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On October 28, 2007, approximately 1340 Pacific daylight time, a Grumman American AA-5A airplane, N27175, was destroyed after impacting terrain following a loss of control during an aborted landing near the Diamond Point Airstrip (2AW1), Sequim, Washington. The pilot, who was also the registered owner of the airplane, was killed. Visual meteorological conditions prevailed for the personal flight, which was conducted in accordance with 14 Code of Federal Regulations Part 91, and a flight plan was not filed. The flight had departed the Port Townsend Airport (0S9), Port Townsend, Washington, about 1315, with its destination being 2WA1.
Three witnesses to the accident submitted statements to the NTSB investigator-in-charge (IIC). Witness #1, who was located about 700 feet east of the approach end of Runway 11, the runway of intended landing, observed the accident airplane enter a left downwind, then turn from base leg to final. The witness stated that his attention was diverted for a moment, then observed the airplane rolling out about 500 feet on the grassy area north of the runway. The witness revealed that during the rollout "...he [the pilot] added power and climbed back into the air, in what appeared to be a touch-and-go." The witness further revealed that moments later the airplane impacted a tree about 10 to 20 feet above ground level (agl), but continued to fly with an increased pitch. The witness reported he then observed the airplane turn to the left as its nose continued to rise with its wings "wobbling" as it "struggled" to fly. The witness further reported observing the airplane in a shallow left turn to the north, when the left wing struck the top of a second tree before descending behind trees and houses. The witness reported that after observing a column of smoke, he responded to the accident site where he observed the airplane engulfed in flames.
Witness #2, an ex-Naval Aviation Safety Officer who was located inside his airport residence at the time of the accident, reported hearing the transmission from an airplane coming in from the east to enter the [traffic] pattern for Runway 11. The witness stated that several minutes later he heard an engine going to maximum rpm. "I looked out my window and saw a red and white Grumman aircraft several feet (about 10 feet) in the air on an easterly course at a very high angle of attack. The aircraft drifted further to its left and struck a willow tree with the left wing." The witness reported observing the airplane then roll back to its right, followed by the nose pitching up further to about 30 degrees, at an altitude which he estimated to be about 35 feet agl; the airplane then departed controlled flight to the left. The witness stated that he then observed the airplane strike the top of a small fir tree with its left wing about 4 feet from the top, followed by the airplane's nose pitching down and its roll rate increasing. The witness estimated that at this time the airplane was in a 45-degree, left wing down attitude, with maximum power. The witness reported, "At the point the aircraft had passed through the trees, it appeared to enter into a spin to the left. The nose pitched down abruptly as the airplane passed from my view behind [a house]. The nose appeared to be approximately 60 to 70 degrees nose-low as it passed from sight."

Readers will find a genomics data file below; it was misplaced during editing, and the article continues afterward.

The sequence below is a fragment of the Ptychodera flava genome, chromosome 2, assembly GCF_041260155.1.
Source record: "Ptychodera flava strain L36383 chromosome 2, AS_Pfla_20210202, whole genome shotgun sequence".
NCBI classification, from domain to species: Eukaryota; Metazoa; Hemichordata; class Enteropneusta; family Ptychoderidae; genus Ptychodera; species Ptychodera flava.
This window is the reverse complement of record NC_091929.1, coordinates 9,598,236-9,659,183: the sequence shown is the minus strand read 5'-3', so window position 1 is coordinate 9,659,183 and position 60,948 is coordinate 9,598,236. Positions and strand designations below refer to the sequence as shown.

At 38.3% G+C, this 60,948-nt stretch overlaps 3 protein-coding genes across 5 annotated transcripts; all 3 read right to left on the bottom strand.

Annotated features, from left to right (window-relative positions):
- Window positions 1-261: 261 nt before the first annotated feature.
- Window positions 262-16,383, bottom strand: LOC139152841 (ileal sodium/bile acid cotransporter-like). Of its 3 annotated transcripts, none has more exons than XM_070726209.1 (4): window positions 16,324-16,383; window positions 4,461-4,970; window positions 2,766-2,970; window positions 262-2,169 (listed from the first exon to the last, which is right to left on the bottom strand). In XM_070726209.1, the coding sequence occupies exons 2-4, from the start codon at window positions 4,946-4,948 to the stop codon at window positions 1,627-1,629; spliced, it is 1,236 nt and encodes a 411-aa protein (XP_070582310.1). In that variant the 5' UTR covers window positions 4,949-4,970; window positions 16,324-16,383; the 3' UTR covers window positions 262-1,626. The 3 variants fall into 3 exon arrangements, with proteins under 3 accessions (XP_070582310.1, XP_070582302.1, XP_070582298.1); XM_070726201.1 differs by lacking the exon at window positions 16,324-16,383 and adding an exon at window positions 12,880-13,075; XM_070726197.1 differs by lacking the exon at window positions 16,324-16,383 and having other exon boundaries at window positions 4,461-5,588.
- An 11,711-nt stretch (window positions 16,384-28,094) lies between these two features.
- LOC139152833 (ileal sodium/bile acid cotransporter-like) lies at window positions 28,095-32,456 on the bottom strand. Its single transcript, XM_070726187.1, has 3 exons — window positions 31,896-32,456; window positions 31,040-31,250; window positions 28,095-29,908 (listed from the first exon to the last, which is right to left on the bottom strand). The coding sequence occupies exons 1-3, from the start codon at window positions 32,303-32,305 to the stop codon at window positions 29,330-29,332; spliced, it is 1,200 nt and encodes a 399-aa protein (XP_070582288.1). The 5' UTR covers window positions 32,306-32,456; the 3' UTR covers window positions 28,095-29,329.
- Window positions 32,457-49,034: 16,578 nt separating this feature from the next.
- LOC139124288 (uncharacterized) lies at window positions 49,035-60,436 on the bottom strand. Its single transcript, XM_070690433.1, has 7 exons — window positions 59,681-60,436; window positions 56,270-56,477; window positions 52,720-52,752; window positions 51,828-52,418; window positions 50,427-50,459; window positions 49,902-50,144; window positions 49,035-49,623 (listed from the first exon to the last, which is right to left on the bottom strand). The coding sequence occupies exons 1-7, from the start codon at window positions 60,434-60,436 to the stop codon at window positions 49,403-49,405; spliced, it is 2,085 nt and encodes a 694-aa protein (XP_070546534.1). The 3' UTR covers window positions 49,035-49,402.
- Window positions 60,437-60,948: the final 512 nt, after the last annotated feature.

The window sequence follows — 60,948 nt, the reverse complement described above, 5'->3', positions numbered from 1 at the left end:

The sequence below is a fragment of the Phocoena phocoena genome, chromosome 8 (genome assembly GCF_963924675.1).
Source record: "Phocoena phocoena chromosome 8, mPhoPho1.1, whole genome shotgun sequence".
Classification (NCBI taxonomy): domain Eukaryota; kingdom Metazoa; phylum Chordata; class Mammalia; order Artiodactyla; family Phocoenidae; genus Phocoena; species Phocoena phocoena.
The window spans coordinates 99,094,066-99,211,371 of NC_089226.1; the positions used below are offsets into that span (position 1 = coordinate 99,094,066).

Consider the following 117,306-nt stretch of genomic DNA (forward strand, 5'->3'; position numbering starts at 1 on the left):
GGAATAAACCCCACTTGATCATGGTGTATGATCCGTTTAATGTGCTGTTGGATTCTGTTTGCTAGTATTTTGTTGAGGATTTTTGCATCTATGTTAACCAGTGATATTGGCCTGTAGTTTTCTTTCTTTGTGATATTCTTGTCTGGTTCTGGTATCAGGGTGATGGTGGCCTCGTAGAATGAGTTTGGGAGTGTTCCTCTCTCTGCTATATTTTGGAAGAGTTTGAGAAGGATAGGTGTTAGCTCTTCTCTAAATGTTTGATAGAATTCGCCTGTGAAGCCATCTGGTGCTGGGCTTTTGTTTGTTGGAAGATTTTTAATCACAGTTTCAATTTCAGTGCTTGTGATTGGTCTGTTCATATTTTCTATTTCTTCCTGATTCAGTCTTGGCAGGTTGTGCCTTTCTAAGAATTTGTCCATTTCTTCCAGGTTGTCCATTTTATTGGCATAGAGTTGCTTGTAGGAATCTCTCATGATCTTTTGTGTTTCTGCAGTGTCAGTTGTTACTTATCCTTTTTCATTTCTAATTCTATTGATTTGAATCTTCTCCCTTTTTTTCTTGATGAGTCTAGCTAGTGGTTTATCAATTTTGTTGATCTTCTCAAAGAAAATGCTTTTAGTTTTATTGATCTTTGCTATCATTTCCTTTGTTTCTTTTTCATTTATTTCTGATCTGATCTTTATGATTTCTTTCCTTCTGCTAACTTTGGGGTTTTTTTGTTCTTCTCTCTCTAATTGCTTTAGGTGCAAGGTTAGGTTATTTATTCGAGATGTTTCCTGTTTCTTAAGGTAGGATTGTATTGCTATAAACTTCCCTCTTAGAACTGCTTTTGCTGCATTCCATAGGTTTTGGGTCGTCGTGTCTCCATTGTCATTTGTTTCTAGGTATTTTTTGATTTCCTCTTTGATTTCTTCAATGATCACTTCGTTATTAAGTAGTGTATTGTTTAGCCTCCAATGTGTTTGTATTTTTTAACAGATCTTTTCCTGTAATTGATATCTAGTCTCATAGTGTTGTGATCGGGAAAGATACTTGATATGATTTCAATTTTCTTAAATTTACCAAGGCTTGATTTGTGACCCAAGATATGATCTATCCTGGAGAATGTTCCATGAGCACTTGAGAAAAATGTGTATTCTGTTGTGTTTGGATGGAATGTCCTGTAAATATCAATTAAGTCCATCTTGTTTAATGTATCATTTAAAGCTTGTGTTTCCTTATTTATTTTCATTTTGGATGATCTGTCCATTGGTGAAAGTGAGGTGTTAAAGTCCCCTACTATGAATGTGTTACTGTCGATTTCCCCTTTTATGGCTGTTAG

Witness #3 reported seeing the accident airplane approach from the west, landing to the east in a "normal" approach profile. The witness stated that after the airplane landed it proceeded on the grass about 500 feet, then "...the engine power came up and lifted off the grass." The witness reported that the airplane "...was flying real close to the trees, [and] sounded like it hit a tree across from my hangar. Then it proceeded at a steep angle of attack [before] rolling over to a 90-degree bank," after which the witness lost site of the airplane.
A family member reported to the IIC that earlier in the day the pilot had flown from 2WA1 to the Renton Municipal Airport (RNT), Renton, Washington, for a luncheon date with family members. At the conclusion of the luncheon a family member drove the pilot back to RNT, where the pilot departed for OS9 to fuel the airplane prior to flying to 2WA1. The family member revealed that this was to be the pilot's last flight before departing for overseas for a one-year employment contract.